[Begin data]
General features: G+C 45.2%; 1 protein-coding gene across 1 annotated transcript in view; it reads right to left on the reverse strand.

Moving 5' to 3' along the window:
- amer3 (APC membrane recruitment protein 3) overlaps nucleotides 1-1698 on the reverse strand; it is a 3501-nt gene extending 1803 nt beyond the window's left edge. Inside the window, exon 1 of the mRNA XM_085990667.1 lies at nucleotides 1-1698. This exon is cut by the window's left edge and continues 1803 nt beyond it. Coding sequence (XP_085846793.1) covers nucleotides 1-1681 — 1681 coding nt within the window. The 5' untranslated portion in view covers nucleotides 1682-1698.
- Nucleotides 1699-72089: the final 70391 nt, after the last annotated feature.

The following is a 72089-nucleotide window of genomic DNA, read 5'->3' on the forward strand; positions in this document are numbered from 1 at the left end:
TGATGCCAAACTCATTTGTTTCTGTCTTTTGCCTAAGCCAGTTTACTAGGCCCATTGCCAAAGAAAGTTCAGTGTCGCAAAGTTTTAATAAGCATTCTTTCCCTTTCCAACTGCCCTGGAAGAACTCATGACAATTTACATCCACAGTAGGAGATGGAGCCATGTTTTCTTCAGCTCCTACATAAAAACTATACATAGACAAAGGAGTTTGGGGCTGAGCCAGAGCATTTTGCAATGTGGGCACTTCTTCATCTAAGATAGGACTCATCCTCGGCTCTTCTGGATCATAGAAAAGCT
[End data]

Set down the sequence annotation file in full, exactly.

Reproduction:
General features: G+C 45.2%; 1 protein-coding gene across 1 annotated transcript in view; it reads right to left on the reverse strand.

Moving 5' to 3' along the window:
- amer3 (APC membrane recruitment protein 3) overlaps nucleotides 1-1698 on the reverse strand; it is a 3501-nt gene extending 1803 nt beyond the window's left edge. Inside the window, exon 1 of the mRNA XM_085990667.1 lies at nucleotides 1-1698. This exon is cut by the window's left edge and continues 1803 nt beyond it. Coding sequence (XP_085846793.1) covers nucleotides 1-1681 — 1681 coding nt within the window. The 5' untranslated portion in view covers nucleotides 1682-1698.
- Nucleotides 1699-72089: the final 70391 nt, after the last annotated feature.

The following is a 72089-nucleotide window of genomic DNA, read 5'->3' on the forward strand; positions in this document are numbered from 1 at the left end:
TGATGCCAAACTCATTTGTTTCTGTCTTTTGCCTAAGCCAGTTTACTAGGCCCATTGCCAAAGAAAGTTCAGTGTCGCAAAGTTTTAATAAGCATTCTTTCCCTTTCCAACTGCCCTGGAAGAACTCATGACAATTTACATCCACAGTAGGAGATGGAGCCATGTTTTCTTCAGCTCCTACATAAAAACTATACATAGACAAAGGAGTTTGGGGCTGAGCCAGAGCATTTTGCAATGTGGGCACTTCTTCATCTAAGATAGGACTCATCCTCGGCTCTTCTGGATCATAGAAAAGCT